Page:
What we have seen in Europe since the end of World War II is an attempt to try to build a civilization and beyond that, a massive welfare state, on a unitary society that holds two very important moral ideals, including ideas of human dignity but provides no foundation whatsoever for why anyone should hold to those moral values. What's missing from his analysis, he's after all asking the right question, what's the matter with Europe? What's missing from his analysis is the understanding that that secular dream behind what he calls the European project was destined to fail because you can't simply hang moral judgements, moral values and human rights in the air. They have to be based upon something concrete and objectively true. You can't say that we need to treat human beings because we way so. You're going to have to make the argument eventually that human rights depend upon human dignity. And human dignity has to be granted in something other than merely what one human being will recognize in another.
One thing we need to note, and we need to note this for our own thinking as well, is that it is entirely possible to ask exactly the right question but to be unable to get to the answer because of what we do not and will not see. The weakening European project that brings so much concern from Paul Krugman was represented by the fact that the new European government, known as the European Union, would not even agree to recognize in its historical statement about the background of Europe, that Christianity had even ever had a part or an influence in shaping Europe? But of course, the European civilization that gave birth to the modern age was explicitly and pervasively Christian, as we think about its world view, it's understanding of the cosmos and furthermore it's understanding of human rights. The new understanding of human rights that we celebrate, especially in the modern age, did not come from a vacuum. And they were not hung in the air. They were established upon the fact that we know from scripture that every single human being is made in God's image and thus we are to recognize a dignity in every single human being. And we are to understand that that dignity implies certain God given rights. Just think about the language of the Declaration of Independence.
We need to take care about this intellectual temptation ourselves. We need to be intellectually honest, we need to press ourselves and each other. What is obvious that we are missing even when we ask the right question? Paul Krugman is a big advocate of government funding, of high taxation, of government intervention in the economy. He's a big fan of the welfare state. But in his article, at least implicitly, there's another acknowledgment, and that is the fact that prosperity actually doesn't bring human happiness. That prosperity itself, cannot be an adequate foundation for human rights and human dignity. He laments the fact that what he sees as bad economic decisions have led to a crisis. An economic crisis that is also a political crisis, indeed, what many would call a crisis of legitimacy. But I think what is implicit in his article, though he never seems to acknowledge it, is that if you fix the economic problem, you would still have the massive incalculable moral problem.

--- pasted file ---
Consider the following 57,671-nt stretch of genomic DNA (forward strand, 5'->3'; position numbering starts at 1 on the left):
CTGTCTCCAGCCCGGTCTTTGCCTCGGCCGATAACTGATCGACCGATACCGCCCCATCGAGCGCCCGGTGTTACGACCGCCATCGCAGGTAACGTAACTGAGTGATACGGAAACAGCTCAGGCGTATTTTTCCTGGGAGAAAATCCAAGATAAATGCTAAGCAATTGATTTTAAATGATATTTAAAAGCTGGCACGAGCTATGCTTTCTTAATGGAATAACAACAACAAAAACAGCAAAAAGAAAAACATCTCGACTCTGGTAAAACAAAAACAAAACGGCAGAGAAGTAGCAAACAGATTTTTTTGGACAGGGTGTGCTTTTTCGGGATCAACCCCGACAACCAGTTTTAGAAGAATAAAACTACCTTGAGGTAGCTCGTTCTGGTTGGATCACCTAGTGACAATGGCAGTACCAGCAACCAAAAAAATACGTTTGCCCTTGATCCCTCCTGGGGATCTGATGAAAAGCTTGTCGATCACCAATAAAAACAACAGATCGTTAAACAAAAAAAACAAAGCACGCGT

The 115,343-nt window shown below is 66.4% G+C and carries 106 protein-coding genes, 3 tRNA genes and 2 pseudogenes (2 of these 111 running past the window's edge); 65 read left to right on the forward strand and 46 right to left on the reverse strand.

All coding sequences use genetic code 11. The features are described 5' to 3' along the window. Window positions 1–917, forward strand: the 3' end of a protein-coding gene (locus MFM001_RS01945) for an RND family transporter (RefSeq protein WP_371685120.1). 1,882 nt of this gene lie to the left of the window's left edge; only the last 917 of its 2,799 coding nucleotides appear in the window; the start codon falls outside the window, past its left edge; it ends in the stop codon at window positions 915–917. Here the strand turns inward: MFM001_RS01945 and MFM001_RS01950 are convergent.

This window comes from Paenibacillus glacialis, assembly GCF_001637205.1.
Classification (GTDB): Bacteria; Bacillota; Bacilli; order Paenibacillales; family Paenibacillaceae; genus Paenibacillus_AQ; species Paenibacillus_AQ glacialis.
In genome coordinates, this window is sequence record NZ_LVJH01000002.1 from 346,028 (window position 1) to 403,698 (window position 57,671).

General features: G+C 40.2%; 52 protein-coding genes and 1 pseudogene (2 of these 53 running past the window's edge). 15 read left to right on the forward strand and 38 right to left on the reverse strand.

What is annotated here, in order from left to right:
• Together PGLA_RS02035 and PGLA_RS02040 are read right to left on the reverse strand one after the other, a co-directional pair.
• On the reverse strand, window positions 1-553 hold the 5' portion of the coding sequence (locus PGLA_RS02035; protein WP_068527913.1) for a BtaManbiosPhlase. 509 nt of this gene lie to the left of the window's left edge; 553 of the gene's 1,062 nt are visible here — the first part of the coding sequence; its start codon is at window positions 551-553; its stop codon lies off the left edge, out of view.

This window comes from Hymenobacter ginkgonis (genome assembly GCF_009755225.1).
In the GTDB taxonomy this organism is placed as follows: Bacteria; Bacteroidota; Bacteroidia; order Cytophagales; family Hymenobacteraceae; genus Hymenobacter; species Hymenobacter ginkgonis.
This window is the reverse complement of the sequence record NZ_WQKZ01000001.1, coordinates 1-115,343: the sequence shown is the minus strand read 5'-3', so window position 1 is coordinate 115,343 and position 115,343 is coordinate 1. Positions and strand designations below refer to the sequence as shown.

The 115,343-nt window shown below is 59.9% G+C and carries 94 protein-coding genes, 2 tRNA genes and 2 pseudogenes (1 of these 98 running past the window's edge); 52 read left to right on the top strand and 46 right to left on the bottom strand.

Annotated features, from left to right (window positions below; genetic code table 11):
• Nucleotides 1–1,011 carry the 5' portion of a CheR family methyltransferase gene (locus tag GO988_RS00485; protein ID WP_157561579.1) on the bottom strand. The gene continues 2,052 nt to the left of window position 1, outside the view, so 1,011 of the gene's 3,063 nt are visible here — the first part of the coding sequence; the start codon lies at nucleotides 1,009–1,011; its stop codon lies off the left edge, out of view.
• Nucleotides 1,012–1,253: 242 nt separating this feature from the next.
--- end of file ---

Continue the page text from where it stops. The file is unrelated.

But as I come to the end of The Briefing, I want to go to the very end of Paul Krugman's article. In the last two sentences, he uses some vocabulary, on word in particular, that reflects what is absent from his article. And my guess is that he used the word without the slightest bit of self-consciousness. See if you hear it. Here is the last two sentences, "The point is that what's wrong with Europe is in a deep sense, the same thing that's wrong with America. And in both cases, that path to redemption will be very, very hard." What we need to watch is that Paul Krugman uses the word redemption in an entirely secular sense and that's the main point. And this is where Christians understand that even though Paul Krugman in his own way, asked exactly the right question. In his last sentence, he pointed to the answer by using exactly the right word. There is a yearning for redemption that shines through even in an article that supposedly has nothing to do with it at all.
Thanks for listening to The Briefing.
For more information go to my website at AlbertMohler.com. You can follow me on Twitter by going to twitter.com/albertmohler. For information on the Southern Baptist Theological Seminary, go to sbts.edu. For information on Boyce College, just go to boycecollege.com.
I'll meet you again tomorrow for The Briefing.